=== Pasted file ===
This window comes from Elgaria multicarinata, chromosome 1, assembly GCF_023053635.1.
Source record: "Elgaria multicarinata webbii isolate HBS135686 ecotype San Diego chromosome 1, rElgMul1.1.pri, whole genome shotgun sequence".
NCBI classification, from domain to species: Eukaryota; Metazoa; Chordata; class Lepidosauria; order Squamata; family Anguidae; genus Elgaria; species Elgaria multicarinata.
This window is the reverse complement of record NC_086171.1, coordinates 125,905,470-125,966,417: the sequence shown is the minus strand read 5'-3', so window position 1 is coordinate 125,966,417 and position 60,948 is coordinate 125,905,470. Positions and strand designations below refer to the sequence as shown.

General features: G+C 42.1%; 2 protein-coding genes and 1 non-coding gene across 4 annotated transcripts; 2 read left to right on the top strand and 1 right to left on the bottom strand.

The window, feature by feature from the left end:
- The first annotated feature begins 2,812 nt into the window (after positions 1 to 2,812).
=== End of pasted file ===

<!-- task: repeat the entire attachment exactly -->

This window comes from Elgaria multicarinata, chromosome 1, assembly GCF_023053635.1.
Source record: "Elgaria multicarinata webbii isolate HBS135686 ecotype San Diego chromosome 1, rElgMul1.1.pri, whole genome shotgun sequence".
NCBI classification, from domain to species: Eukaryota; Metazoa; Chordata; class Lepidosauria; order Squamata; family Anguidae; genus Elgaria; species Elgaria multicarinata.
This window is the reverse complement of record NC_086171.1, coordinates 125,905,470-125,966,417: the sequence shown is the minus strand read 5'-3', so window position 1 is coordinate 125,966,417 and position 60,948 is coordinate 125,905,470. Positions and strand designations below refer to the sequence as shown.

General features: G+C 42.1%; 2 protein-coding genes and 1 non-coding gene across 4 annotated transcripts; 2 read left to right on the top strand and 1 right to left on the bottom strand.

The window, feature by feature from the left end:
- The first annotated feature begins 2,812 nt into the window (after positions 1 to 2,812).